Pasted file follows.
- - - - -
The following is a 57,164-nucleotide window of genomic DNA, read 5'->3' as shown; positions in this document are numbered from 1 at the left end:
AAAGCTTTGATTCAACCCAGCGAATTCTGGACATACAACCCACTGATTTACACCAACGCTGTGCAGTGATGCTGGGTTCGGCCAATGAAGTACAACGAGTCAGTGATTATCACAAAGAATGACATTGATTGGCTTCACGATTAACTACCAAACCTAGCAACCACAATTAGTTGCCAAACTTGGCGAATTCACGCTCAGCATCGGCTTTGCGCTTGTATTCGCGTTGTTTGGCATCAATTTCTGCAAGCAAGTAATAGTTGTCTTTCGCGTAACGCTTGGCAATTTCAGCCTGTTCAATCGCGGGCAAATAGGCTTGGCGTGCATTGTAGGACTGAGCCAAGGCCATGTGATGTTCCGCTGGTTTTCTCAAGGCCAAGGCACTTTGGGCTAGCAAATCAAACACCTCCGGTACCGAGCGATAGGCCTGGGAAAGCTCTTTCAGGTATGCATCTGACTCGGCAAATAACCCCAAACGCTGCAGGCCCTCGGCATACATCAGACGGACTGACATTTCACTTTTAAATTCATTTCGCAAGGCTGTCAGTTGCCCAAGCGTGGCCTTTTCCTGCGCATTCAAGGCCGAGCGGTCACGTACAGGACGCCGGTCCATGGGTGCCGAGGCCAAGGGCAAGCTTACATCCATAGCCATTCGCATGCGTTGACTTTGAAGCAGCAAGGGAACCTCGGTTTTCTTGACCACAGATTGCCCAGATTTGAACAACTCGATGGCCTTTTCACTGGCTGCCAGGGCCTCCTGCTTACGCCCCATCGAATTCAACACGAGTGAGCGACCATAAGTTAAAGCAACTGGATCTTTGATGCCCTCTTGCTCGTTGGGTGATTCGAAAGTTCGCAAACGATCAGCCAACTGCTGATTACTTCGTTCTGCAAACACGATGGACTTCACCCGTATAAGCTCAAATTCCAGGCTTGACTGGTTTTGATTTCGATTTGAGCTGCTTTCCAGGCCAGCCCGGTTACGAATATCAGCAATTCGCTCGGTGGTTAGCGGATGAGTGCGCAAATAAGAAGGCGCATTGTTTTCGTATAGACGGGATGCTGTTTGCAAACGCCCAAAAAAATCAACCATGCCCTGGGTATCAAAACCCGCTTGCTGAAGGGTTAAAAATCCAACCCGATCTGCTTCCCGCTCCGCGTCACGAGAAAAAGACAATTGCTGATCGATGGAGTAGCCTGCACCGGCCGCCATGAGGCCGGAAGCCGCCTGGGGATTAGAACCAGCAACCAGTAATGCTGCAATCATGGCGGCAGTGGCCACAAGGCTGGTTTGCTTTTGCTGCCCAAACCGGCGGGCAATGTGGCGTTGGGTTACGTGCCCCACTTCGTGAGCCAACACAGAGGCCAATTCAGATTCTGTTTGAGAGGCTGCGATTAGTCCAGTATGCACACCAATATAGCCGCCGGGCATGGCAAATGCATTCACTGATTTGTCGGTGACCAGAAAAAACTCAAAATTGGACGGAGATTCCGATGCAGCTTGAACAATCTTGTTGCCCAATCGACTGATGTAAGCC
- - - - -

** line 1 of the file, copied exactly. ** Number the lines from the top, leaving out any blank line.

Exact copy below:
The following is a 57,164-nucleotide window of genomic DNA, read 5'->3' as shown; positions in this document are numbered from 1 at the left end: